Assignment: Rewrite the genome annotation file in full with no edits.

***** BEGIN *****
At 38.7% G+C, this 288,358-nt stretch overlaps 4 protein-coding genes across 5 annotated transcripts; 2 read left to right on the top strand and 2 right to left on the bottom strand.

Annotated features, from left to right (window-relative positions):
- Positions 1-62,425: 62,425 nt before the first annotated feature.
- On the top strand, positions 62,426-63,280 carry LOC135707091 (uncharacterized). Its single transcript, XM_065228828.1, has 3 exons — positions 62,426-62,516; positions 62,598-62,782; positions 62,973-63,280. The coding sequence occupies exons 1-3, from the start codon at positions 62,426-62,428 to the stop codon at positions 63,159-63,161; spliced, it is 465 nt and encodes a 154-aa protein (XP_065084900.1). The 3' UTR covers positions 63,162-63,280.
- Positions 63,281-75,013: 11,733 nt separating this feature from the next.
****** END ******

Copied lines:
At 38.7% G+C, this 288,358-nt stretch overlaps 4 protein-coding genes across 5 annotated transcripts; 2 read left to right on the top strand and 2 right to left on the bottom strand.

Annotated features, from left to right (window-relative positions):
- Positions 1-62,425: 62,425 nt before the first annotated feature.
- On the top strand, positions 62,426-63,280 carry LOC135707091 (uncharacterized). Its single transcript, XM_065228828.1, has 3 exons — positions 62,426-62,516; positions 62,598-62,782; positions 62,973-63,280. The coding sequence occupies exons 1-3, from the start codon at positions 62,426-62,428 to the stop codon at positions 63,159-63,161; spliced, it is 465 nt and encodes a 154-aa protein (XP_065084900.1). The 3' UTR covers positions 63,162-63,280.
- Positions 63,281-75,013: 11,733 nt separating this feature from the next.